Writing in the Independent, Ceri Radford has an interesting review of some gender-swapped fairy tales.
the co-authors used an algorithm to flip all gendered language (â€˜heâ€™ becomes â€˜sheâ€™, â€˜daughterâ€™ becomes â€˜sonâ€™) in the classic Fairy Books, a series published in the late 19th century that collected and popularised many traditional folk tales. While fairy stories have been rewritten countless times to make them more palatable to changing tastes, this is the first experiment to revisit the originals with a purist gender reversal, leaving the text otherwise untouched.
Radford saw the title and thought it was a gimmick, but found that on reading the book it was “a strangely disconcerting experience”.
Itâ€™s one thing to know that misogynistic stereotypes exist, another to peer into the machine that creates them. After countless run-ins with scheming wizards, I started to find myself feeling hostile and suspicious towards any old man strolling across the pages. With the genders reversed, it became stark and ridiculous how almost every reference to a young guy concerned his appearance and his clothes.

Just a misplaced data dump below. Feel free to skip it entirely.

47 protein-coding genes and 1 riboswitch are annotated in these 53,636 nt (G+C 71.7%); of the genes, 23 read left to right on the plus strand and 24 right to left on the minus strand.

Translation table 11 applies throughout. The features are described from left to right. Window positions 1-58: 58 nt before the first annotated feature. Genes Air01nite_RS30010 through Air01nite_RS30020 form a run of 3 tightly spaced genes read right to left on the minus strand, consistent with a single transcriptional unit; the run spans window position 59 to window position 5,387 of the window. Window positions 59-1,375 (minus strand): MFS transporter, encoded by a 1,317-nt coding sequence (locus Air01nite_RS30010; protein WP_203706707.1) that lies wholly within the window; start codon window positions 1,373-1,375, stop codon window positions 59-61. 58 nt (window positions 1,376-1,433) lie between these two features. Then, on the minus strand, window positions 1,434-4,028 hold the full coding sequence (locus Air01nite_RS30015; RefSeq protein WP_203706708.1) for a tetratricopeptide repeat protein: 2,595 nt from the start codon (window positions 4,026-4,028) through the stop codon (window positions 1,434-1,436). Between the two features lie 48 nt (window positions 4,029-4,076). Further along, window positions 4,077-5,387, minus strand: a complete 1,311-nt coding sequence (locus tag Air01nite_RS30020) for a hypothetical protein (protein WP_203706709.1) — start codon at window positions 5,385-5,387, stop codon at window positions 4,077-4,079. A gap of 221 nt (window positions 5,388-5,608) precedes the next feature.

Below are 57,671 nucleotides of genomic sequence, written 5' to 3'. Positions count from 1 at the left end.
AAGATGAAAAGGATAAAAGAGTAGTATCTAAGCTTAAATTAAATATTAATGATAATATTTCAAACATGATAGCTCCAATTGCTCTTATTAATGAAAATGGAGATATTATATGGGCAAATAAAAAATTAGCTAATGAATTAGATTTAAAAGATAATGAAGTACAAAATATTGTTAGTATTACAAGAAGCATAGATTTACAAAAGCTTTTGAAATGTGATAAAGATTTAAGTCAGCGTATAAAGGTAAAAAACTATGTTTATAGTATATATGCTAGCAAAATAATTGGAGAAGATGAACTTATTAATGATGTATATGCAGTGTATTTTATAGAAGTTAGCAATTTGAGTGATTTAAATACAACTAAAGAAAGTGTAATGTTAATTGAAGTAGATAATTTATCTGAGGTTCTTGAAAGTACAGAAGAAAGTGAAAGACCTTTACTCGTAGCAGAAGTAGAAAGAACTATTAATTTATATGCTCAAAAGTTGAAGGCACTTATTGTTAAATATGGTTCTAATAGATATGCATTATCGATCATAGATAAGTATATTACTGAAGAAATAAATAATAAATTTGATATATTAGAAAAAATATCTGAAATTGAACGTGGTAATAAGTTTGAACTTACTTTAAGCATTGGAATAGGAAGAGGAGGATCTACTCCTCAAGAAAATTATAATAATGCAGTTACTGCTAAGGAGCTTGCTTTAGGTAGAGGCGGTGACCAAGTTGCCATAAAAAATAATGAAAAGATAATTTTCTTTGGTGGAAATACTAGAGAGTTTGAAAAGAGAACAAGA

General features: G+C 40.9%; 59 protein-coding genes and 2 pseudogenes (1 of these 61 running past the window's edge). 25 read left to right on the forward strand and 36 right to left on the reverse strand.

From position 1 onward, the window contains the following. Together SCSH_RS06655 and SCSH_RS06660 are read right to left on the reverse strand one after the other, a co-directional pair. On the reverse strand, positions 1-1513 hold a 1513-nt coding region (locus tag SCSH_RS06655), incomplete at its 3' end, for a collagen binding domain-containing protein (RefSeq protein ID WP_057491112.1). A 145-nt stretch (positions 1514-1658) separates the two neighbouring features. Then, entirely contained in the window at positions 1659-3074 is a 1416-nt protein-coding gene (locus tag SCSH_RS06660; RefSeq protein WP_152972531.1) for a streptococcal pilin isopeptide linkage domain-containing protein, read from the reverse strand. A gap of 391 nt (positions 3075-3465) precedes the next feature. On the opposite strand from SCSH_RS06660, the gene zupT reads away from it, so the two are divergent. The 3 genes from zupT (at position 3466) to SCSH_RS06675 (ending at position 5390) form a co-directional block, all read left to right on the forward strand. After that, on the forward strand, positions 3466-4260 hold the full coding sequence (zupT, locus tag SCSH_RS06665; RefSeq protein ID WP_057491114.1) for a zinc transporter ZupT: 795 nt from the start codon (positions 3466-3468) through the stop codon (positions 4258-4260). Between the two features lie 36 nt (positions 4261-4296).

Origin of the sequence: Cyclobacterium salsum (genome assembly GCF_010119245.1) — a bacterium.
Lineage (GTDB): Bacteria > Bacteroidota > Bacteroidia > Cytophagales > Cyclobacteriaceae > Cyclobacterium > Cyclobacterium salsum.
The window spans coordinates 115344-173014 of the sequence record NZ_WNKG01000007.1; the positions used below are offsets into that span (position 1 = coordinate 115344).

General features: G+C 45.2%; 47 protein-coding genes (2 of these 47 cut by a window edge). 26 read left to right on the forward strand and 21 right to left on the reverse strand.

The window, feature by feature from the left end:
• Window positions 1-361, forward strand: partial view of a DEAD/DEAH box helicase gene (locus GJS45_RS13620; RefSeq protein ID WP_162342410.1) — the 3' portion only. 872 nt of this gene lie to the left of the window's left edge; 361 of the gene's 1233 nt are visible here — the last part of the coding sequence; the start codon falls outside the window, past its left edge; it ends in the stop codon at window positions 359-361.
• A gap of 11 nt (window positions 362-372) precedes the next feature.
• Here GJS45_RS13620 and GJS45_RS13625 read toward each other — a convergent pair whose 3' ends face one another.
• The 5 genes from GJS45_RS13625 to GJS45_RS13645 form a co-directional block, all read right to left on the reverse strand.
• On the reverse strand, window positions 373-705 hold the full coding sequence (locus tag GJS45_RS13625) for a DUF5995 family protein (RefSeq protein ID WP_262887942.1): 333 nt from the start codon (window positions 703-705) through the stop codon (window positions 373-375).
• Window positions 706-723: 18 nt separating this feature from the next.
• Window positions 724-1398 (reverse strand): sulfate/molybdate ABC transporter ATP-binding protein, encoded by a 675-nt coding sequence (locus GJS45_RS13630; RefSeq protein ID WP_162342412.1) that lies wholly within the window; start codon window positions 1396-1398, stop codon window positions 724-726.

…The thing I found most unnerving was that even after just half an hour of reading manufactured tales with a cynical hat on, I started to get sucked into the belittlement of young men, beginning to expect them to be nothing but weak window-dressing. In reality, when there are centuries of cultural norms combined with structures that encase real-world gender roles, itâ€™s no wonder that the pace of change towards equality makes the average glacier look like Usain Bolt being pursued by a bear.